On the ride home this evening, I found myself thinking about making the drive home with a little peanut in the back seat, all buckled into her new polka dot car seat. It still seems soooooo surreal at times. Even though we've had Elise in our lives for 3 1/2 months, my schedule hasn't resembled that of a "traditional" mother. On my days spent at home, I can sleep in if I need to, and I'm certainly not woken up in the middle of the night unless my bladder starts to scream. When I run errands, I jump in and out of the car and do whatever I need to do. Basically what I'm saying is, when I'm in the NICU, it's 'Elise time' and I'm all about rocking and holding her. When I'm home, it's easy to forget about full-time, 24/7 motherhood.

I do know one thing: I am beyond excited to get my baby girl home so we can cuddle and play in our pj's all day long with no nurses, doctors, monitors, or other crying babies to be seen or heard!

Our pink-legging chunker: 5 lbs. 9 oz! 

Patiently Waiting,

G & J & E

Saturday, May 19, 2012

Thick vs. Thin Dilemma

We continue to inch our way closer to the "going home" light! She is still off all respiratory support and doing fabulously! She also is packing on the ounces too. She currently checks in at a whopping 5 pounds 6.5 ounces!!

Friday, May 18th, happened to be my actual due date for Elise. During the day on Friday, I took a moment to think about the last 3.5 months. Imagining myself still pregnant on Friday? Whoa. Imagining myself still teaching?!?! Double whoa. God certainly had a different plan for us.

Speaking of Miss E, the dilemma right now is her feedings. Ever since we found out that Elise was aspirating (swallowing food into her windpipe) during the swallow study 3 weeks ago, the nurses have been thickening four of Elise's feeds with rice cereal. Right now, she is on the thickest of the thick because her swallow study showed her aspirating on anything less than honey consistency. The doctors have slowly increased the amount of thickened milk (formula) in her bottle. However, thickened formula does not give Elise all the proper nutrition she needs. Therefore, four feeds a day are through bottles with the thickened formula and four feeds a day are on the pump with nutritious (yet thin) breast milk. It would be ideal if Elise could take all her feeds by mouth, however, the nutritious breast milk cannot be thickened. If she would take it through a bottle (instead of it going through the feeding tube directly into her stomach), she would aspirate it into her windpipe due to how thin it is.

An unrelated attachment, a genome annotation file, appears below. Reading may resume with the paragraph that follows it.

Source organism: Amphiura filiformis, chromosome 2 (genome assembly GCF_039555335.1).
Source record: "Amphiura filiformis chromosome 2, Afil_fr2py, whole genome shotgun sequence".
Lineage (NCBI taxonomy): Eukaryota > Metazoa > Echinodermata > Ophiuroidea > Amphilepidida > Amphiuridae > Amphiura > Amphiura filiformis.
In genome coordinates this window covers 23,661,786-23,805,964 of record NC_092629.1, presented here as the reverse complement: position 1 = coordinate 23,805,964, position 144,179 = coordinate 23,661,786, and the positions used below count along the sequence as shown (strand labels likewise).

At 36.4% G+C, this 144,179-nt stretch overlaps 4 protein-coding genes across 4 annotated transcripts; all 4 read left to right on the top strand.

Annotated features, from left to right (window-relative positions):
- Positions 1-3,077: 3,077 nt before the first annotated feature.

Soooooo....Monday we are going to do a repeat swallow study to see if she can take a less thickened formula and not aspirate it. Since the first swallow study, she has gained weight, she is older, more mature, and has been practicing swallowing into her esophagus. If she can take less thickened feeds-- well then wonderful! She will be able to take all her feeds orally and get the proper nutrition. If she continues to only take the thickest of the thick on Monday during the study, then she will still need her pump feeds once she comes home.

This means Grant and I (ok, really just me since Dad knows this stuff) will have to be trained how to place a tube down her nostril that goes directly through her esophagus and on into her stomach. We are then trained on how to listen to her belly with a stethoscope and make sure we inserted the tube down her esophagus and not into her windpipe. We do not want milk going into her lungs! When I've watched the nurses do this in the NICU, of course Elise hates when the tube is inserted. Who wouldn't?

Regardless of getting this news today, we must remain thankful. We dodged a huge bullet: since Elise is doing so well off oxygen, there's a 99% chance we DO NOT have to come home on oxygen! She might be coming home on pump feeds, but HOME is in SIGHT! The last thing I want to be trained on is how to insert a tube down my daughter's nostril and hear her scream and squirm, but my best friend said it so well: "It's amazing what you will get trained on and be able to do for your child" (and might I add...It's amazing what you'll do so your child can come home from a 3 1/2 month NICU stay).

We would just have to insert the tube at night and do four feedings during the middle of the night with the tube. During the day, she can get her thickened bottles. Hopefully she will only have to do pump feeds for a few weeks to possibly one month. Then we will probably repeat the swallow study for a third time and see where she is at and what thickness of milk she can swallow safely. Inch by inch we will get there.

There is still a possibility that we MAY dodge this 'pump feed' bullet on Monday if Elise can show us she CAN take less thickened feeds and not aspirate. However, Elise's primary nurses, who know her inside and out, are not hopeful of this occurring. They think the swallow study won't show much improvement from the initial disastrous swallow study from three weeks ago, and therefore, she will be on the current plan once we come home: 4 thickened formula feeds with rice cereal through a bottle and 4 feeds of the nutritious (thin) breast milk on the pump.